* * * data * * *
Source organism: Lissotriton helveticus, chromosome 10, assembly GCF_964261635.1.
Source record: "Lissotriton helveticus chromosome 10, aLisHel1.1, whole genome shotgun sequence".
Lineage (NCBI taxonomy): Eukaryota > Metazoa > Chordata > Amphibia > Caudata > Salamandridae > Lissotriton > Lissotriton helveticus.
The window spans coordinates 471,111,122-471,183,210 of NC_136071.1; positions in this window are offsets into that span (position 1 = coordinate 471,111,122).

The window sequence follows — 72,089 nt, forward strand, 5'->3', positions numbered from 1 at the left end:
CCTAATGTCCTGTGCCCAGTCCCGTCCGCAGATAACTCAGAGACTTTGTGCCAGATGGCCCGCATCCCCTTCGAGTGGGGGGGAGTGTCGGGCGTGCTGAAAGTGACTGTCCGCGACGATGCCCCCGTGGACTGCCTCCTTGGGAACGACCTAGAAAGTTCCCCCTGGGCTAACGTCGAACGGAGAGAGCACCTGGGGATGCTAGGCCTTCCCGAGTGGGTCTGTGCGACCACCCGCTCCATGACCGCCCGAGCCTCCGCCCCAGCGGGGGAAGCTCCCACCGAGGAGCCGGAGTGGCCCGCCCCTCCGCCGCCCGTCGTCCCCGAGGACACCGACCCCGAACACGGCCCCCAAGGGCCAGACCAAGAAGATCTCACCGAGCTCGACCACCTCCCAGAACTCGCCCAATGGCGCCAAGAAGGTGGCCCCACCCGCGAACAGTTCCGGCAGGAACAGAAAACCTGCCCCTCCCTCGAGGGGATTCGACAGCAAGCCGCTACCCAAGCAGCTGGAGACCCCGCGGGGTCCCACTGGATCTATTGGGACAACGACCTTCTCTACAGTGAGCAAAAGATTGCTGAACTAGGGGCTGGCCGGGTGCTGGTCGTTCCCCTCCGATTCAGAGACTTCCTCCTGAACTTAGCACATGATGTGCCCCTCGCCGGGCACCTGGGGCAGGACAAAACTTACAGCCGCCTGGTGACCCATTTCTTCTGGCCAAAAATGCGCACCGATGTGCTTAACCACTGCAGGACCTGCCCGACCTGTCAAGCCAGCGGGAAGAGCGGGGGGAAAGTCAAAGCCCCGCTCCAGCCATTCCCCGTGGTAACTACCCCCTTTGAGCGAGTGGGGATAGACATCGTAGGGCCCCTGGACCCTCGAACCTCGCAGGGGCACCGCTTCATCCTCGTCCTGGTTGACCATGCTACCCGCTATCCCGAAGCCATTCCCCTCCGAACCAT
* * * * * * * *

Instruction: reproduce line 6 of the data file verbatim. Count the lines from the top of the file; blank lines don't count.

CCTAATGTCCTGTGCCCAGTCCCGTCCGCAGATAACTCAGAGACTTTGTGCCAGATGGCCCGCATCCCCTTCGAGTGGGGGGGAGTGTCGGGCGTGCTGAAAGTGACTGTCCGCGACGATGCCCCCGTGGACTGCCTCCTTGGGAACGACCTAGAAAGTTCCCCCTGGGCTAACGTCGAACGGAGAGAGCACCTGGGGATGCTAGGCCTTCCCGAGTGGGTCTGTGCGACCACCCGCTCCATGACCGCCCGAGCCTCCGCCCCAGCGGGGGAAGCTCCCACCGAGGAGCCGGAGTGGCCCGCCCCTCCGCCGCCCGTCGTCCCCGAGGACACCGACCCCGAACACGGCCCCCAAGGGCCAGACCAAGAAGATCTCACCGAGCTCGACCACCTCCCAGAACTCGCCCAATGGCGCCAAGAAGGTGGCCCCACCCGCGAACAGTTCCGGCAGGAACAGAAAACCTGCCCCTCCCTCGAGGGGATTCGACAGCAAGCCGCTACCCAAGCAGCTGGAGACCCCGCGGGGTCCCACTGGATCTATTGGGACAACGACCTTCTCTACAGTGAGCAAAAGATTGCTGAACTAGGGGCTGGCCGGGTGCTGGTCGTTCCCCTCCGATTCAGAGACTTCCTCCTGAACTTAGCACATGATGTGCCCCTCGCCGGGCACCTGGGGCAGGACAAAACTTACAGCCGCCTGGTGACCCATTTCTTCTGGCCAAAAATGCGCACCGATGTGCTTAACCACTGCAGGACCTGCCCGACCTGTCAAGCCAGCGGGAAGAGCGGGGGGAAAGTCAAAGCCCCGCTCCAGCCATTCCCCGTGGTAACTACCCCCTTTGAGCGAGTGGGGATAGACATCGTAGGGCCCCTGGACCCTCGAACCTCGCAGGGGCACCGCTTCATCCTCGTCCTGGTTGACCATGCTACCCGCTATCCCGAAGCCATTCCCCTCCGAACCAT